Do you want to reduce health risks? Learning your body mass index is a good start.

John Fisher
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Stopping Medical Injustice
Most know that excess weight poses health risks.  Until now, there was no study showing exactly how much health risks are increased by excessive body weight.  The study of the New England Journal of Medicine (published on Thursday) shows that even being a few extra pounds overweight makes a difference.

The study shows that overweight persons or obese are more likely to develop heart disease, stroke, diabetes and even some types of cancer, all of which can lead to death.  An "obese" person is classified as having a body mass index (BMI) over 25 and morbid obesity is a body mass index over 40. 

Persons with a body mass index in the range of 20 to 24.9 have the lowest risk of serious health conditions, including stroke, heart disease and stroke.  For overweight persons with a body mass index between 25 and 29.9, the risk of serious health problems was 13 percent higher than it was for those in the healthy-weight group (BMI between 20 and 24.9). For persons with a body mass index in the range of 30 to 34.9, the risk of life-threatening health conditions was 44 percent higher than those in the healthy-weight group and for those with a body mass index between 35 and 39.9, the risk of these serious health problems increased by 88 percent.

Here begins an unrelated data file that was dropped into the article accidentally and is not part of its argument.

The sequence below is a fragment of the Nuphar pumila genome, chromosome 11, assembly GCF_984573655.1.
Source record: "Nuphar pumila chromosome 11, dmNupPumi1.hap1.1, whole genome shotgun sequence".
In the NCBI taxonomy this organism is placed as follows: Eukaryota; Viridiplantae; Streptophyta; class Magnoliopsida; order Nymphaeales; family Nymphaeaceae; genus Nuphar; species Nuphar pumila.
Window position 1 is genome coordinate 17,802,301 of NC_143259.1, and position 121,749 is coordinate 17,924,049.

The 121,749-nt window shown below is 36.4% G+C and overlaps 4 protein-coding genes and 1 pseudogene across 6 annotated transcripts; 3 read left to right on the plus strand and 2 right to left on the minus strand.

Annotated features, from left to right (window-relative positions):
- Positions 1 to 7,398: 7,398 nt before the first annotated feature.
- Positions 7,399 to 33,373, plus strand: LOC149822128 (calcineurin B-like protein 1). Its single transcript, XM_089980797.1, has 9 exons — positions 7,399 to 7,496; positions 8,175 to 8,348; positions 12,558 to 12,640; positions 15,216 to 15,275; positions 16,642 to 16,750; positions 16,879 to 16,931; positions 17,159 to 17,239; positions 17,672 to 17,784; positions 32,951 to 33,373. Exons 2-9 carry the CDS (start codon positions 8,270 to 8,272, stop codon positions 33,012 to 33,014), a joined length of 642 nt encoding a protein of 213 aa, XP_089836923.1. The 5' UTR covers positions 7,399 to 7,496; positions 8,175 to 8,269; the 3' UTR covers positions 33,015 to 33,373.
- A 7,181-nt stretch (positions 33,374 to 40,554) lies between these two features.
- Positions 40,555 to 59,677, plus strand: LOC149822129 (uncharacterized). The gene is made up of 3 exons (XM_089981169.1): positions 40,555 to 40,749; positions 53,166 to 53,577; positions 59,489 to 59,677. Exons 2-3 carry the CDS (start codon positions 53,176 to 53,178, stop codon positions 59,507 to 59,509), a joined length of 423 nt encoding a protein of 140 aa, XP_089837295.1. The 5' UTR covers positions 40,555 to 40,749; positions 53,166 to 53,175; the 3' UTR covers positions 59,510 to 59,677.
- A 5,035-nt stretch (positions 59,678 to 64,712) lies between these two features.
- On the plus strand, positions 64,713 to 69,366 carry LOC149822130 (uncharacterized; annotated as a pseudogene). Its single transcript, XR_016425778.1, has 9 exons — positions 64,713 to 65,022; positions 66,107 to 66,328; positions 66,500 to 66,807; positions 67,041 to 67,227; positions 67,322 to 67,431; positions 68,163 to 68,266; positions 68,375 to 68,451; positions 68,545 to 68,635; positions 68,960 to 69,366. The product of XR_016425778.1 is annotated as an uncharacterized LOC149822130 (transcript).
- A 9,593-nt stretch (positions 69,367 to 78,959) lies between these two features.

For every five-point increase in body mass index, the chance of dying rose by 31 percent. The lead author of the study states that "even a small increase in the risk of death can be a real public health problem and result in a larger number of deaths." Even a relatively small drop in body mass index can significantly reduce your risk of serious health conditions and improve your chance of living a long life.

In view of the fact that more than two-thirds of Americans are overweight or obese, the results of this study are relevant to many in our country.  Check your body mass index with your primary care physician today and set up a game plan for reducing your risk for heart disease, stroke, diabetes and a reduced life.
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